Search one or more files for lines that match a regular expression pattern. Regular expressions are described in Chapter 7. Exit status is 0 if any lines match, 1 if none match, and 2 for errors. See also egrep and fgrep.
Don't suppress output lines with binary data; treat as text.
Print the byte offset within the input file before each line of output.
Print only a count of matched lines. With -v or --revert-match option, count nonmatching lines.
Define an action for processing directories. Possible actions are:
Read directories like ordinary files (default).
Recursively read all files under each directory. Same as -r.
Search for pattern. Same as specifying a pattern as an argument, but useful in protecting patterns beginning with -.
Take a list of patterns from file, one per line.
Print matched lines but not filenames (inverse of -l).
Ignore uppercase and lowercase distinctions.
List the names of files with matches but not individual matched lines; scanning per file stops on the first match.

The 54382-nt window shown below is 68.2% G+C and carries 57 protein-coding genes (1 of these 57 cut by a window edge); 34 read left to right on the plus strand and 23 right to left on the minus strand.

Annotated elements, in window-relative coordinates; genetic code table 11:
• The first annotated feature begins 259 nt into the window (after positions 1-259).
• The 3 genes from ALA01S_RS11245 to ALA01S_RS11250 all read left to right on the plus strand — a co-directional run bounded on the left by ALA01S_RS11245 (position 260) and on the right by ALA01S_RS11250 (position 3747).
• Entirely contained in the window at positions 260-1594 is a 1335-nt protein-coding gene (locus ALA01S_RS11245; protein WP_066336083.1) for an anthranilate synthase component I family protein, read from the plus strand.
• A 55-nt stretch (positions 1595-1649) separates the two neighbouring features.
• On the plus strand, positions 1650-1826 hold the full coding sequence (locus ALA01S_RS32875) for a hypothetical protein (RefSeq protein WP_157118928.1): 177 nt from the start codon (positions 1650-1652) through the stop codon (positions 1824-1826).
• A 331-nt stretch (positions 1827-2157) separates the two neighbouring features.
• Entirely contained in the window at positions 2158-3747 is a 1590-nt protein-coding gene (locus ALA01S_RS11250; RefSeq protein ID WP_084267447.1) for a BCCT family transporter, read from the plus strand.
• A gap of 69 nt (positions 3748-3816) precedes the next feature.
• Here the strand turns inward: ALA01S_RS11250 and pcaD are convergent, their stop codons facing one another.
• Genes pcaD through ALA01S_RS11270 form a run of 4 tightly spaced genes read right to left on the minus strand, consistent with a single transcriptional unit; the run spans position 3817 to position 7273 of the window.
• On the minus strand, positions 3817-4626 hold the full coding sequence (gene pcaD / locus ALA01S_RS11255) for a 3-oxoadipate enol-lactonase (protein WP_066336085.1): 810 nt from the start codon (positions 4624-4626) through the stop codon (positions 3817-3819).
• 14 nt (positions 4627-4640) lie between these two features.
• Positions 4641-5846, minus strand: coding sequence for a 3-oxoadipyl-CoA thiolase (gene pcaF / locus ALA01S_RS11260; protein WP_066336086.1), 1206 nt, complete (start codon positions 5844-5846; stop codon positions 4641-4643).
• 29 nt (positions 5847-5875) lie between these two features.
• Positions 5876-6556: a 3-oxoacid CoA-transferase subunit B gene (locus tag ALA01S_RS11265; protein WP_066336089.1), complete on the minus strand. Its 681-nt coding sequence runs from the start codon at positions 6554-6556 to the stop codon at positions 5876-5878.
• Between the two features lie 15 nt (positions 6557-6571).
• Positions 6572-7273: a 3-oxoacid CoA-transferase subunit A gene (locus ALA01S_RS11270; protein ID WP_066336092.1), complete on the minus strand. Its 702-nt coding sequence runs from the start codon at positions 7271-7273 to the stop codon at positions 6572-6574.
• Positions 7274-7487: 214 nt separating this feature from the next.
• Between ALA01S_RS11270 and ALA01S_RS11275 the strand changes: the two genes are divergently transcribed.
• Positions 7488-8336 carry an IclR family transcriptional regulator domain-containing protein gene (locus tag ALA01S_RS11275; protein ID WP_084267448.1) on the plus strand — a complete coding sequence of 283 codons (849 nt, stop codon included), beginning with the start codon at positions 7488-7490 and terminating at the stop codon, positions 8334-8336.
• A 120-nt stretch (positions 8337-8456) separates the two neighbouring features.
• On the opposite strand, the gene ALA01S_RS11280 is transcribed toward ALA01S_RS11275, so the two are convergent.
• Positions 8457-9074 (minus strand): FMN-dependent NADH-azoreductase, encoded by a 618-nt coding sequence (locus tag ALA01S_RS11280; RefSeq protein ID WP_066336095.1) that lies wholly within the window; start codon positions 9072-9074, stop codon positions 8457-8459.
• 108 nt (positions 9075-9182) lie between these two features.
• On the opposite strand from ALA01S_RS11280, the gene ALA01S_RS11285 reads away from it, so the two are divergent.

Try to use memory mapping (mmap) to read input in order to save time.
Print lines and their line numbers.
-q, --quiet, --silent
Suppress normal output in favor of quiet mode; scanning stops on the first match.
Recursively read all files under each directory. Same as -d recurse.
Suppress error messages about nonexistent or unreadable files.
Print all lines that don't match pattern.
Match on whole words only. Words are divided by characters that are not letters, digits, or underscores.
Print lines only if pattern matches the entire line.
Print num lines of text that occur after the matching line.
Print num lines of text that occur before the matching line.
-C[num] , --context[=num] , -num
Print num lines of leading and trailing context. Default context is 2 lines.
Act like egrep, recognizing extended regular expressions such as (UN|POS)IX to find UNIX and POSIX.
Act like fgrep, recognizing only fixed strings instead of regular expressions. Useful when searching for characters that grep normally recognizes as metacharacters.
Expect the regular expressions traditionally recognized by grep (the default).
Display, before each line found, the name of the file containing the line. This is done by default if multiple files are submitted to a single grep command.
Print the version number and then exit.
When displaying filenames, follow each with a zero byte instead of a colon.
List the number of users who use tcsh:
grep -c /bin/tcsh /etc/passwd
List header files that have at least one #include directive: